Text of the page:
Date of Award
Master of Arts
As long as governments, laws and regulations have existed, men have sought means to challenge, circumvent and annul them. Whether honorably or selfishly motivated, only time, the great revelator can prove; and few lessons learned serve to prevent mens thoughts from again straying to these channels or desire.
To thoroughly exhaust the subject or desire in man to resist authority in government would be to re-write mythology and add still another labor to the burdens or Hercules. To do it completely would involve a lifetime of study, another of writing, and would necessitate encompassing all knowledge of men, religion, government and life. It is not my ambition, nor do I reel competent or worthy to begin the work of present ing the picture so extensively. It is my purpose to reveal as unbiased and objective an account of this desire, or what is now termed Interposition, as can be obtained from a brief scanning or such action in United States history.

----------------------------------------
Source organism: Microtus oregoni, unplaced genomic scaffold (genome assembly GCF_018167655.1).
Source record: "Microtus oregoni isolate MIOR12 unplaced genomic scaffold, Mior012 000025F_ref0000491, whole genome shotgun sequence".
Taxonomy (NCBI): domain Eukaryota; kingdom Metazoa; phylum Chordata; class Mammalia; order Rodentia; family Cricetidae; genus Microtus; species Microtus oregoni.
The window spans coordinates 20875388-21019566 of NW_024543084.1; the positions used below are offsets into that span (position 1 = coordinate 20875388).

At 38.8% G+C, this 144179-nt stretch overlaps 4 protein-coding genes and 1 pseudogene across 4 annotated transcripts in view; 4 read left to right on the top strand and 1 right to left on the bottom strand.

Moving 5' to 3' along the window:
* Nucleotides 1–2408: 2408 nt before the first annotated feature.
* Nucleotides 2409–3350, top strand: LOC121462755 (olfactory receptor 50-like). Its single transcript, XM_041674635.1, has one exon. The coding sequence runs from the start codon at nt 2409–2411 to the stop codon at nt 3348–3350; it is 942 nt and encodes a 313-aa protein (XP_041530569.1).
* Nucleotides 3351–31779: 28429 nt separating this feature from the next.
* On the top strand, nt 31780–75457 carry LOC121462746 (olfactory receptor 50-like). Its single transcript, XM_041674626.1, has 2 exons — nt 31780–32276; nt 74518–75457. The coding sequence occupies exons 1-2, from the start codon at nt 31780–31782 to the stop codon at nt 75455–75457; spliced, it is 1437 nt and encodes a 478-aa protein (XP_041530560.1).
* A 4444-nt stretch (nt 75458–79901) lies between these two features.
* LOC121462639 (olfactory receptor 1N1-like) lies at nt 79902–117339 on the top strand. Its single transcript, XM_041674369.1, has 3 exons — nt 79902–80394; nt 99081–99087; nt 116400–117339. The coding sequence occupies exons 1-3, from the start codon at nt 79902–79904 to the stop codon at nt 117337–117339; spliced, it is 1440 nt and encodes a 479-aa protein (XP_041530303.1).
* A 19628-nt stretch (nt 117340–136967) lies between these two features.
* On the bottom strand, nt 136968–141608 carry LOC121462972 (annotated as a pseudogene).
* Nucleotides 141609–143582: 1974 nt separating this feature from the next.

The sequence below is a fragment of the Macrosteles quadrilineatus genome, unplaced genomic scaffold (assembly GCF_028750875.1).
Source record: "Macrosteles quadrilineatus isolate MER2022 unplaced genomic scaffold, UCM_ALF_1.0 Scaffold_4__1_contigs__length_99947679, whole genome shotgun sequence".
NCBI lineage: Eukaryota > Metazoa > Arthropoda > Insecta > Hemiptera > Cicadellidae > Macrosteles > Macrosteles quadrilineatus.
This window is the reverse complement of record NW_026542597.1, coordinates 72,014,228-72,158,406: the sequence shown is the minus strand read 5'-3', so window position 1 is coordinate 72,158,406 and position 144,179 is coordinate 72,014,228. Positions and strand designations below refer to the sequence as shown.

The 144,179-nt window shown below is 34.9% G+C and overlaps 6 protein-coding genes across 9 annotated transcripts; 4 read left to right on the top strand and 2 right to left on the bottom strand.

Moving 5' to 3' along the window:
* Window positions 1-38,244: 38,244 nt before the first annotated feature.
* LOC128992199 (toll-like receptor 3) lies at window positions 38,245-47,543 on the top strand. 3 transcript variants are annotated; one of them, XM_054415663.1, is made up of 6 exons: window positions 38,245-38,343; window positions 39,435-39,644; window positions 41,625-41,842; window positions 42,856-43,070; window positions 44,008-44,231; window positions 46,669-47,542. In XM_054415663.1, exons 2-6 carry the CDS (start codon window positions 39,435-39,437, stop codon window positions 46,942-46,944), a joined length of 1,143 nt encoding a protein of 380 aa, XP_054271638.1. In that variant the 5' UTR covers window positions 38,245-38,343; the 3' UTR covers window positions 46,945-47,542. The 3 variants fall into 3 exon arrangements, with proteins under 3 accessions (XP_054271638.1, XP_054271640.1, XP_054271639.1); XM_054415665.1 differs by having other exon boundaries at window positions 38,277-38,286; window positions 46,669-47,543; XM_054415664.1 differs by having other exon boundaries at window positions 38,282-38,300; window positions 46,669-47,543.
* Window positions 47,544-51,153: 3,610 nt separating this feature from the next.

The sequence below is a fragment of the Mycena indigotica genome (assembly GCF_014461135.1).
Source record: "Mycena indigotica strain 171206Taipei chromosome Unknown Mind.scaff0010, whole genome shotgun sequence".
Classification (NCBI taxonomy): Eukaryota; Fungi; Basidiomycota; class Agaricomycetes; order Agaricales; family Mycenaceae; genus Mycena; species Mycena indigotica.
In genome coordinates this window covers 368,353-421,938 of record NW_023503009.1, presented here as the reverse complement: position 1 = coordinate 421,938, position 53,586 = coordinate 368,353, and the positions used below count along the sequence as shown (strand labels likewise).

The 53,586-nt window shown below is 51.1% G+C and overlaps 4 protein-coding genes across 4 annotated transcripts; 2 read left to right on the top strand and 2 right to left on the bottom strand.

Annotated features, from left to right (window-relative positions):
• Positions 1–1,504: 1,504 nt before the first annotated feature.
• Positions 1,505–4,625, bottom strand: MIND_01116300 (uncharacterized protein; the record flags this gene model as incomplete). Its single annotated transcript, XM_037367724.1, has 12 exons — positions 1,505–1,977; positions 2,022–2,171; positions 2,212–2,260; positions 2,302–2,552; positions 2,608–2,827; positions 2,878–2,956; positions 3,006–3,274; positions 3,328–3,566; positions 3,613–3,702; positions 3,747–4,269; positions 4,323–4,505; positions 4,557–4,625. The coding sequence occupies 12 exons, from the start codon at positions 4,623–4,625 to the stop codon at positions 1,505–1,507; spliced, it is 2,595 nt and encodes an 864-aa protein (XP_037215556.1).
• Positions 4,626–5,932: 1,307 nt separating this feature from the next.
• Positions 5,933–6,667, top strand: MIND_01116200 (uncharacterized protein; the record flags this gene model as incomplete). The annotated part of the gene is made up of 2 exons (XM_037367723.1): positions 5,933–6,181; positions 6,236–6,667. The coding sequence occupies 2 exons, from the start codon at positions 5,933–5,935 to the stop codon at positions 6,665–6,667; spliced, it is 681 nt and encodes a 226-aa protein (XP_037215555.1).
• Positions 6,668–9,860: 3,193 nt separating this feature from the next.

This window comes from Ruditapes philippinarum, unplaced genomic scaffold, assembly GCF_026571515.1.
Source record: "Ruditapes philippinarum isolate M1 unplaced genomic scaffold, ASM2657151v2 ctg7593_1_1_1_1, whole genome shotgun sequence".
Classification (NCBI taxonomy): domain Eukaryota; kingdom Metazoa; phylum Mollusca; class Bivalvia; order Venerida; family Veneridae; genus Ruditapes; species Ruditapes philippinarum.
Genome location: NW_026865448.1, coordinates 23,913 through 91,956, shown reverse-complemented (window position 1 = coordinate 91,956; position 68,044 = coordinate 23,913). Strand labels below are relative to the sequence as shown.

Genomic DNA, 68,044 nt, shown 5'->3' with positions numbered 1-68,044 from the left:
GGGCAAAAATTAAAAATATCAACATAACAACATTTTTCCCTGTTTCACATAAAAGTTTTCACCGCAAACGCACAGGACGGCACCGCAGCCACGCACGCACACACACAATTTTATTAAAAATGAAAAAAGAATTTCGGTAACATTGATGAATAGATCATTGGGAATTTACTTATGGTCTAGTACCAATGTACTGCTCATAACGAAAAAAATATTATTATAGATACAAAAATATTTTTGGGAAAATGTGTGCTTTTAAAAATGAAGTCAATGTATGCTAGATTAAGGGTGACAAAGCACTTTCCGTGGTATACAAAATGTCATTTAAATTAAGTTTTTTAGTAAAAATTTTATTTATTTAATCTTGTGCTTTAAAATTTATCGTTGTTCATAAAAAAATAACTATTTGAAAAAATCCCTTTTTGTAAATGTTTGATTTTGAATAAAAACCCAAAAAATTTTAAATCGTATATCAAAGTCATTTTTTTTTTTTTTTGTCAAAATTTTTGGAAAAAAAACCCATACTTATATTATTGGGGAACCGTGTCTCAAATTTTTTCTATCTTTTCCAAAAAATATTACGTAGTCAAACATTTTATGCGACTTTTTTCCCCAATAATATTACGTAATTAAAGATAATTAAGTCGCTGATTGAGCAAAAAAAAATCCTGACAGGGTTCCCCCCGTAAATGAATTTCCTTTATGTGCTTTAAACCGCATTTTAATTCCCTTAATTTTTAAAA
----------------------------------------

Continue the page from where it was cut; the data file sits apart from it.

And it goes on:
The work will not be comprehensive or inclusively detailed throughout the tracing, but will be prompted by a sin cere interest and a wish to throw direct as opposed to reflected light upon a much-debated topic. Many or the important documents will be included in their entirety allowing the reader to draw his own conclusions and interpretation without prejudice.
Geiser, John Harrison, "The history of interposition" (1956). Master's Theses. 110.